Externally, you’d never expect that I am an immediate descendant of black skin. As a second generation South African, the freckles on my nose and my love for Michael Buble Christmas Carols hide any hint of colour within my lineage. But, never the less, I am born of colour.
The second I tell people that my mother is black, they always ask me the exact same question (after closely examining my skin for signs of wrinkles concealing any falsehoods)… “but how black is she?”.
It’s as if there’s some kind of unspoken metaphorical cutoff point that allows you to adorn the label black, and at this point, it’s my job to place her on a scale somewhere between Obama and Usain Bolt. And hey, it’s fine, I get why people ask the question (I think?), but as I wince ever so slightly in pain with the retort I am relentlessly met with, I question why it’s something I even mention in the first place. Why is it even important to mention race? Why is this a crucial characteristic or defining feature? Is it even appropriate for me to be bringing it up at all?
The issue of racial identification and furthermore racial fluidity is one that I’m still not quite sure how to handle. I don’t know the right, or at least culturally respectful answer here, but within a social climate that seems to be steering further and further away from pigeon holes and segregation, racial fluidity feels a little like a breath of fresh, albeit delicate, air.

What the hell is racial fluidity?

If you’re a somewhat socially or politically conscious person living in the year 2018, I’m sure by now you’ve heard of the terms gender fluidity and sexual fluidity. Copy and paste those same principles to the construct of race and racial identity, and voila! You now have a pretty good understanding of the term racial fluidity. It can essentially be defined as the act of an individual choosing to align with a particular race or ethnicity, regardless of external appearances or their ethnic background. If you’d rather a definition from the most reliable of sources, Urban Dictionary sums it up pretty well here:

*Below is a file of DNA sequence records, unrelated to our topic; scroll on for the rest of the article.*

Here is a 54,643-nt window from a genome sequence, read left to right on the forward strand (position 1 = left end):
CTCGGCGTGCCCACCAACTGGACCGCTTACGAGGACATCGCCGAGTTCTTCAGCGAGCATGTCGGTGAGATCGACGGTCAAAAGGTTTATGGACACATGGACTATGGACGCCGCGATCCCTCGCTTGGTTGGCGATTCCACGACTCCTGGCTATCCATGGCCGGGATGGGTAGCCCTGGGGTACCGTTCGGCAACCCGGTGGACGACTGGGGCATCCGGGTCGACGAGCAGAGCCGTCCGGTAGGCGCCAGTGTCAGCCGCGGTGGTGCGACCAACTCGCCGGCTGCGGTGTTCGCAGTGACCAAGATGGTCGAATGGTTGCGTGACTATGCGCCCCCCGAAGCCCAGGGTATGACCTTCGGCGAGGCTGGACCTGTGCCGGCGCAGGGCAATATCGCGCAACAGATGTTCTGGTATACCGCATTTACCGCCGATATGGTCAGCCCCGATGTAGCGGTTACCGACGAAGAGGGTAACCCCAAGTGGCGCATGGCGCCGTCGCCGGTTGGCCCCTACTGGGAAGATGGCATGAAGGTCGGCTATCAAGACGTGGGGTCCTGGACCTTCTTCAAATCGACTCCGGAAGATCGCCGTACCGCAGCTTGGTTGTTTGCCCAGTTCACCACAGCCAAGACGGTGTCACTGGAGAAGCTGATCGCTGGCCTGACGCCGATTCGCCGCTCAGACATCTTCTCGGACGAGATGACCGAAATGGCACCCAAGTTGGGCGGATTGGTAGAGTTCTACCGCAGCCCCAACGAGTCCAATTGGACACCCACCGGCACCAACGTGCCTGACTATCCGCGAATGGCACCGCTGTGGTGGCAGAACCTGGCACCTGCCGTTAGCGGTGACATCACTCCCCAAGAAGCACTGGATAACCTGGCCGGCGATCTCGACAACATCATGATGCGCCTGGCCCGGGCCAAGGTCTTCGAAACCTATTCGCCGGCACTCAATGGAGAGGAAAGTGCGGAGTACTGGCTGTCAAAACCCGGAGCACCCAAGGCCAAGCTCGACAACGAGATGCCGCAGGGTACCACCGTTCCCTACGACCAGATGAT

For example, I, as a white woman, may choose to identify as a black woman, in the form of appropriating language typically used within the black community, doing my hair and makeup in a similar style, and dressing in a way that could be considered typical of black culture, despite my skin being white. Wait… but can you really just choose to adopt the attractive parts of a particular culture such as external appearance or language, without being subjected to the unattractive parts of said same culture, such as years of oppression, slavery, and racial vilification? Herein lies the problem.
On the other hand, in order to exterminate the social construct of race, and potentially eradicate racism altogether, shouldn’t we make race a tool that can be used by everyone within society to express themselves freely, and to celebrate the beauty of diversity? Hmm, yes, good point.
If you’re in need of a more visual representation of this modern day moral dilemma, look no further then the recent Netflix special ‘The Rachel Divide’.  It focuses on the story of a woman called Rachel Dolezal, a Caucasian woman who identifies and poses as African American (despite her complexion arguably being other than that) and has received enormous amounts of backlash from the black community whilst sparking a global debate on the issue.

As interesting and confusing as the Rachel Dolezal case proves to be, it poses a lot of questions for us on just how strongly we feel about the blurring of racial lines altogether. Identifying as non-binary within any facet of your identity inherently challenges the typical foundation and structure of our society, therefore haters and backlash is usually expected right? We saw this with Bruce Jenner’s transition into Caitlyn Jenner back in 2015, and we are seeing it here, Rachel Dolezal tearing away the seams of the fabric we have come to understand race as and restructuring it into a tool she uses, and proudly owns.
After watching this documentary with my mother recently, we were both undeniably perplexed. “Hang on, I’m all for non-binary identification, but, you’ve never had to experience racial oppression of any kind” … We parlayed over the issue of racial fluidity that night, both struggling to grasp the concept of selecting your own race.